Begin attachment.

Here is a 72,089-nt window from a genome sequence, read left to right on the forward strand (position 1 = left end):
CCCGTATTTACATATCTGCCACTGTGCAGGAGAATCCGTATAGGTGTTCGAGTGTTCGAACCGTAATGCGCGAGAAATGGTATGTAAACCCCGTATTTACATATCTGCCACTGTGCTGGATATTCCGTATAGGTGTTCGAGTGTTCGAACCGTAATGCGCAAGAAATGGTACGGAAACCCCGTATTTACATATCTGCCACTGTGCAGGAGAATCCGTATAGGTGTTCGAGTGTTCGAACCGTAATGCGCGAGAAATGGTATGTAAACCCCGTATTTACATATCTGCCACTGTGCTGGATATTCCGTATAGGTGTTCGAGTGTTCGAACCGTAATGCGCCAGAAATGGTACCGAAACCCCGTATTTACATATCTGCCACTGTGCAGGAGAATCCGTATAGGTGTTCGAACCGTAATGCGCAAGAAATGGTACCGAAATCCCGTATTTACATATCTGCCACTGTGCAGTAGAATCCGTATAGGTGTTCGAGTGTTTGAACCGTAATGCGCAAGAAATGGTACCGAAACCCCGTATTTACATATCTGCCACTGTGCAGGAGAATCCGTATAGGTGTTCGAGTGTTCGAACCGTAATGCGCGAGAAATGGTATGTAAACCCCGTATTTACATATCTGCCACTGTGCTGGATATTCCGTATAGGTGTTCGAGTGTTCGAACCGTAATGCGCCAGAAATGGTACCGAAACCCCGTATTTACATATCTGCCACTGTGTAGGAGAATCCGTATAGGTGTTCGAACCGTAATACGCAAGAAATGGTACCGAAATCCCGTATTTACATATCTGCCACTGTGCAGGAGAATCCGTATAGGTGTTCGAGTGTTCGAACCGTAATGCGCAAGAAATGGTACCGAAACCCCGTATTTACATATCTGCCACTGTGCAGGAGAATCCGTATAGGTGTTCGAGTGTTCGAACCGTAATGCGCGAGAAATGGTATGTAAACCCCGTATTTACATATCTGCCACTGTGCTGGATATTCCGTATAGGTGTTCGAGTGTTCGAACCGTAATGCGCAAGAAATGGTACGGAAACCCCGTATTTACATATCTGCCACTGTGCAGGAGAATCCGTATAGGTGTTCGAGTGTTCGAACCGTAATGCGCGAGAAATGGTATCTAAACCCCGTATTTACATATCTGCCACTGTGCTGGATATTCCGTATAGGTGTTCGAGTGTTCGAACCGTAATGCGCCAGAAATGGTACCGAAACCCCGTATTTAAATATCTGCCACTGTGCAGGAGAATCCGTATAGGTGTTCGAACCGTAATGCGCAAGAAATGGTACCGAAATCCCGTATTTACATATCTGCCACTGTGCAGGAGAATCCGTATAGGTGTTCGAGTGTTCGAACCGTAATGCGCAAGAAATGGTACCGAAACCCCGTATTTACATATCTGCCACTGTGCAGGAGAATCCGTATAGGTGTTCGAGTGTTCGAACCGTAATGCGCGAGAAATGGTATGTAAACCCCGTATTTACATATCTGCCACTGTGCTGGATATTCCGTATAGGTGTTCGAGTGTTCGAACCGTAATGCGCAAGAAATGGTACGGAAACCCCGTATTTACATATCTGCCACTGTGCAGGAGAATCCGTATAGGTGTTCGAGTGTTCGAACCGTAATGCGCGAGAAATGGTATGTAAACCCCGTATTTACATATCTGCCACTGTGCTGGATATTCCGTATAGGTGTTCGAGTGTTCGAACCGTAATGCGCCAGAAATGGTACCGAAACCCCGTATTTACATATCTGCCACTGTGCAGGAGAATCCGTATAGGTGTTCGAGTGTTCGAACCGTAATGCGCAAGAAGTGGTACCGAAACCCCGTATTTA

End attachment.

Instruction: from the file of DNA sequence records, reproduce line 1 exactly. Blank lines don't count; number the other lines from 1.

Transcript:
Here is a 72,089-nt window from a genome sequence, read left to right on the forward strand (position 1 = left end):